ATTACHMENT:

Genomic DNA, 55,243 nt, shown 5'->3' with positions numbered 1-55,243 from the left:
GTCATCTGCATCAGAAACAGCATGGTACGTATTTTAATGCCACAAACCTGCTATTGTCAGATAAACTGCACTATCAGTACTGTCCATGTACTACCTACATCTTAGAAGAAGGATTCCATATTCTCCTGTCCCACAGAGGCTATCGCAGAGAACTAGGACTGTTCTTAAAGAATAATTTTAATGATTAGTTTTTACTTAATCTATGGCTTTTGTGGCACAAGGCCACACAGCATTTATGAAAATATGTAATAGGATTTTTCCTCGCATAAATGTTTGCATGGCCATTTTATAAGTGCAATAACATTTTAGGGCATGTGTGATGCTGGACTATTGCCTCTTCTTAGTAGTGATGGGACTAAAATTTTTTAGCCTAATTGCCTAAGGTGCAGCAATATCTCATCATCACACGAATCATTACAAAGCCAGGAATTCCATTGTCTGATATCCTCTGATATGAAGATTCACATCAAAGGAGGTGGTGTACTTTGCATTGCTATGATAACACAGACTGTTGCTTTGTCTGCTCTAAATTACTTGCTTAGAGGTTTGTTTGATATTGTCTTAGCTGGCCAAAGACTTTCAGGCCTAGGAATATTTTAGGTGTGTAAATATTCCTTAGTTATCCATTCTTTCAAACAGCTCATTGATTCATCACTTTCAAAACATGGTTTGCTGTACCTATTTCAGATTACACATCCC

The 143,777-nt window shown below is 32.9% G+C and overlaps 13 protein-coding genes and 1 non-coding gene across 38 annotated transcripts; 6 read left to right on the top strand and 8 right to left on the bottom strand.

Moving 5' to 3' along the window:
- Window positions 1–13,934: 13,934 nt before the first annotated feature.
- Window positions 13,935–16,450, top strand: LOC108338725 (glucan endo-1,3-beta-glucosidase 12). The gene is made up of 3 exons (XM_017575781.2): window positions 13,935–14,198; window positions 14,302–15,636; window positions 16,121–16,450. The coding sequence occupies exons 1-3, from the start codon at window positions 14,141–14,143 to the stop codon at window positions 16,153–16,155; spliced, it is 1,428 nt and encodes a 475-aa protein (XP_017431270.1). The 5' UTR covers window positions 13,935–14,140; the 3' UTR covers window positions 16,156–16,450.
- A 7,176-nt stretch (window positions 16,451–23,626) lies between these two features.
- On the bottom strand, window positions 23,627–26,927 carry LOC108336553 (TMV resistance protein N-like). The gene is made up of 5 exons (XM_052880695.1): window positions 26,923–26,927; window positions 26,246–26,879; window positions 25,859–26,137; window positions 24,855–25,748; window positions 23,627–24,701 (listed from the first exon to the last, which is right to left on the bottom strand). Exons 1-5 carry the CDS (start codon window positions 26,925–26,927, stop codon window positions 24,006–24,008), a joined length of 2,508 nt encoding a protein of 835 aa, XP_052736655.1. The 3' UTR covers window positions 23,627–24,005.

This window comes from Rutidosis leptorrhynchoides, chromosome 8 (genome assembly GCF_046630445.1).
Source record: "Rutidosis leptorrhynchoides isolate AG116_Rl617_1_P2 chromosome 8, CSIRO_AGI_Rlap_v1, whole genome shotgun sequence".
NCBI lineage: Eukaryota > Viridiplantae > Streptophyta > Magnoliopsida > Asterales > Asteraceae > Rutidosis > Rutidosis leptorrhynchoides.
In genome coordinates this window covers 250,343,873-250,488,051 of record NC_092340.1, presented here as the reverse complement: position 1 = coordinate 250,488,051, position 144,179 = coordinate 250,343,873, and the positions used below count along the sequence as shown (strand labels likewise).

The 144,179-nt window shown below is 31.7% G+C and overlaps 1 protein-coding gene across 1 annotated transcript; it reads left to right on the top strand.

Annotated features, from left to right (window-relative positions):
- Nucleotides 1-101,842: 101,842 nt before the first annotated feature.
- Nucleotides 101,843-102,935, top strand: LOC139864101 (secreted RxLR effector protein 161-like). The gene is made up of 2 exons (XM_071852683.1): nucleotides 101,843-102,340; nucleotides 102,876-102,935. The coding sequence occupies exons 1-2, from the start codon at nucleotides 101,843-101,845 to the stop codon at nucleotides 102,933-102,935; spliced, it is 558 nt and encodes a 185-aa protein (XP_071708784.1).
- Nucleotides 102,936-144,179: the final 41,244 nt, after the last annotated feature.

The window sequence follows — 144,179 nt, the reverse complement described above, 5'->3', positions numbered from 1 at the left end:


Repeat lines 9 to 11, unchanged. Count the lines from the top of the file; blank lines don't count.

This window comes from Rutidosis leptorrhynchoides, chromosome 8 (genome assembly GCF_046630445.1).
Source record: "Rutidosis leptorrhynchoides isolate AG116_Rl617_1_P2 chromosome 8, CSIRO_AGI_Rlap_v1, whole genome shotgun sequence".
NCBI lineage: Eukaryota > Viridiplantae > Streptophyta > Magnoliopsida > Asterales > Asteraceae > Rutidosis > Rutidosis leptorrhynchoides.